It is basic hornbook law—affirmed by courts across time and space repeatedly and unequivocally—that subject-matter jurisdiction cannot be waived. However, in the context of a Rule 60(b)(4) motion seeking relief from a void final judgment after the time for appeal has expired, the onerous standard of review used by courts causes subject-matter jurisdiction to be practically—and frequently—waived in favor of the finality of the judgment. While an onerous standard is tolerable where the court issuing the judgment explicitly found subject-matter jurisdiction, an onerous standard is unacceptable where the court did not do so in light of the federal courts’ limited jurisdiction, and the normal standard for subject-matter jurisdiction used during litigation should be applied.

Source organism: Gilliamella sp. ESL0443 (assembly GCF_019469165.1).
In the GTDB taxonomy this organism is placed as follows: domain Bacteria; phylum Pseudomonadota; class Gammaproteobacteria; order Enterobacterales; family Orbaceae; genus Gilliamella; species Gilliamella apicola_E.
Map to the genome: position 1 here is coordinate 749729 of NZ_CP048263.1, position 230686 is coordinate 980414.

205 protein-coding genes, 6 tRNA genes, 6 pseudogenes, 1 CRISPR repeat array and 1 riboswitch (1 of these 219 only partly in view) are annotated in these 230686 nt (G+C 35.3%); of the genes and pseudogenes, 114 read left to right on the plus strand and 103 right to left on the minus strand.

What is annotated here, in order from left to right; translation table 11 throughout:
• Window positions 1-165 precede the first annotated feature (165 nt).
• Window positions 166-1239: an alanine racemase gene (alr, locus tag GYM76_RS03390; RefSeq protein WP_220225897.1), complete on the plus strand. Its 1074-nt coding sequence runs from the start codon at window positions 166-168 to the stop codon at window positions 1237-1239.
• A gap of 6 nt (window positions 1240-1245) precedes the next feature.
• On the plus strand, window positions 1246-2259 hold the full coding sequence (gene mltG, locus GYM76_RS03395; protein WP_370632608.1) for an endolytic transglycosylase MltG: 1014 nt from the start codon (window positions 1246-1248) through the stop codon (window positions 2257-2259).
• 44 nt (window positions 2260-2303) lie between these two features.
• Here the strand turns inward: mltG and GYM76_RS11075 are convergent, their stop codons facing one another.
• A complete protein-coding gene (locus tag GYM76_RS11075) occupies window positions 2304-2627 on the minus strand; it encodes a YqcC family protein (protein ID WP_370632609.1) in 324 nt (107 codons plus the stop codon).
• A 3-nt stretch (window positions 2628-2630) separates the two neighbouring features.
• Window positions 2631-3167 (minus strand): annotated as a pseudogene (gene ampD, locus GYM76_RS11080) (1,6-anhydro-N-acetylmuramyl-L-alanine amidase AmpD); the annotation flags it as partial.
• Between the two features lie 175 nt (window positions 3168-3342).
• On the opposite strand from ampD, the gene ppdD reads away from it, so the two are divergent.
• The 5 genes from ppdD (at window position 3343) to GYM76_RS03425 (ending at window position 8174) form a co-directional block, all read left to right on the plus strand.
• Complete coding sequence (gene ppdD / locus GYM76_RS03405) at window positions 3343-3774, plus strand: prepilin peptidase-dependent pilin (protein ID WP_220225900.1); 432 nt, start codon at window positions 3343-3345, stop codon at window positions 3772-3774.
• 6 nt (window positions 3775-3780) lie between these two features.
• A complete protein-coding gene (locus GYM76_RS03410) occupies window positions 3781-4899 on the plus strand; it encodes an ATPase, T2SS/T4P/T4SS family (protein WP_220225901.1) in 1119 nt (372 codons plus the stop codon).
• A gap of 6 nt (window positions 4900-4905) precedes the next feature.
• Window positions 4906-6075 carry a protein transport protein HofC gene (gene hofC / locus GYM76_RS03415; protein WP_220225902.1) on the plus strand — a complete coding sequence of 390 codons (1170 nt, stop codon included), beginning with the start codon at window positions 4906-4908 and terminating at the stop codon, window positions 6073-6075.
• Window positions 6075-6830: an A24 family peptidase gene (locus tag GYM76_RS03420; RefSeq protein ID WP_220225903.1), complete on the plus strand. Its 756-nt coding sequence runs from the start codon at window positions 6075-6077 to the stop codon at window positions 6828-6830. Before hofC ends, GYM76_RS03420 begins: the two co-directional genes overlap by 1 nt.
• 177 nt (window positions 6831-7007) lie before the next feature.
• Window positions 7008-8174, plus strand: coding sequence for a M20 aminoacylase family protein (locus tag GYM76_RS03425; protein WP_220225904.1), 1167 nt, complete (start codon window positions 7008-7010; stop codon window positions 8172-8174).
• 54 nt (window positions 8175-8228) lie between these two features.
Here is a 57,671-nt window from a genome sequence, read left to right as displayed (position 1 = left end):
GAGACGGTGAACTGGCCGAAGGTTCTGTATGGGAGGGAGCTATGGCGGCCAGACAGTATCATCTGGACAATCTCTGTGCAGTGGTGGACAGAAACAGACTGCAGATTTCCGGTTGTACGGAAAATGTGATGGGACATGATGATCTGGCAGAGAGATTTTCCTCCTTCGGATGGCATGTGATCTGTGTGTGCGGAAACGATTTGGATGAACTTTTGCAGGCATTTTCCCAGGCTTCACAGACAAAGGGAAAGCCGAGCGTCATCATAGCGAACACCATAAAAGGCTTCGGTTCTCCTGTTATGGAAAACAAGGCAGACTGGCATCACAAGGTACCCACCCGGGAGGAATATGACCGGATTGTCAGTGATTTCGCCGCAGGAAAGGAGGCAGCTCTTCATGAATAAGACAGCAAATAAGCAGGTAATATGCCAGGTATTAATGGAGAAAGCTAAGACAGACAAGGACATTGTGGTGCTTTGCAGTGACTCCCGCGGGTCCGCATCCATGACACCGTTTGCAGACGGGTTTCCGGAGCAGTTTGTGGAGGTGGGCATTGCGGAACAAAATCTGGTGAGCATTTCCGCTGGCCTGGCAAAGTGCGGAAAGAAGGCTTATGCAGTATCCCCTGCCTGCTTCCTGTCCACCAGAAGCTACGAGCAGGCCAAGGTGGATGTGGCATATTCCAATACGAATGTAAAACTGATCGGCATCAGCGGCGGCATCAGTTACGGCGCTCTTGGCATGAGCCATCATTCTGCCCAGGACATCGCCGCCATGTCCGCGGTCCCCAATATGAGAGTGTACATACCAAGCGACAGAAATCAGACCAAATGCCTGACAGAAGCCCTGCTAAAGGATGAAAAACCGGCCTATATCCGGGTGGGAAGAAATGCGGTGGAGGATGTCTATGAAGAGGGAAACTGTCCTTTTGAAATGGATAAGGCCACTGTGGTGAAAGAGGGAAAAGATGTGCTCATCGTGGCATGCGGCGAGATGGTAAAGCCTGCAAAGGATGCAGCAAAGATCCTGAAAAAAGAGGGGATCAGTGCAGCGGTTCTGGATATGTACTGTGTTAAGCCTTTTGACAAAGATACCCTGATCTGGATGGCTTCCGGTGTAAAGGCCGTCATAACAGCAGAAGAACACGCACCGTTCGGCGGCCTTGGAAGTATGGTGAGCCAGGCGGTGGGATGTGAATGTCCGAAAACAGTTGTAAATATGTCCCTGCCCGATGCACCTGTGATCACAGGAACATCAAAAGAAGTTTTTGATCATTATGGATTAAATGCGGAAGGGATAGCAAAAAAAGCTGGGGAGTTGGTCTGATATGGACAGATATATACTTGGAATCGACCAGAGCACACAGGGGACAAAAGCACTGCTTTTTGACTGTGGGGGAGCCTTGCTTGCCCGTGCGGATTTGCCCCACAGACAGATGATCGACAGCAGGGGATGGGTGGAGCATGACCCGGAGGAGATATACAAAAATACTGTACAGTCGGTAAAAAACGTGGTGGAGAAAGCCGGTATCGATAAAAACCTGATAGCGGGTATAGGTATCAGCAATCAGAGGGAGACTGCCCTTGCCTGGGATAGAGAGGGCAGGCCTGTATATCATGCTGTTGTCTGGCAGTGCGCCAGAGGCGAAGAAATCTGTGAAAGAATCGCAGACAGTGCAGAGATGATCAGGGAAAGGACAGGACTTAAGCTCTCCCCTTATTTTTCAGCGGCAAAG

November 2015, Vol. 67, No. 6
Liesa L. Richter, Posnerian Hearsay: Slaying the Discretion Dragon
Sapna Kumar, Regulating Digital Trade
W. Keith Robinson, Economic Theory, Divided Infringement, and Enforcing Interactive Patents
Sandra F. Sperino, Retaliation and the Reasonable Person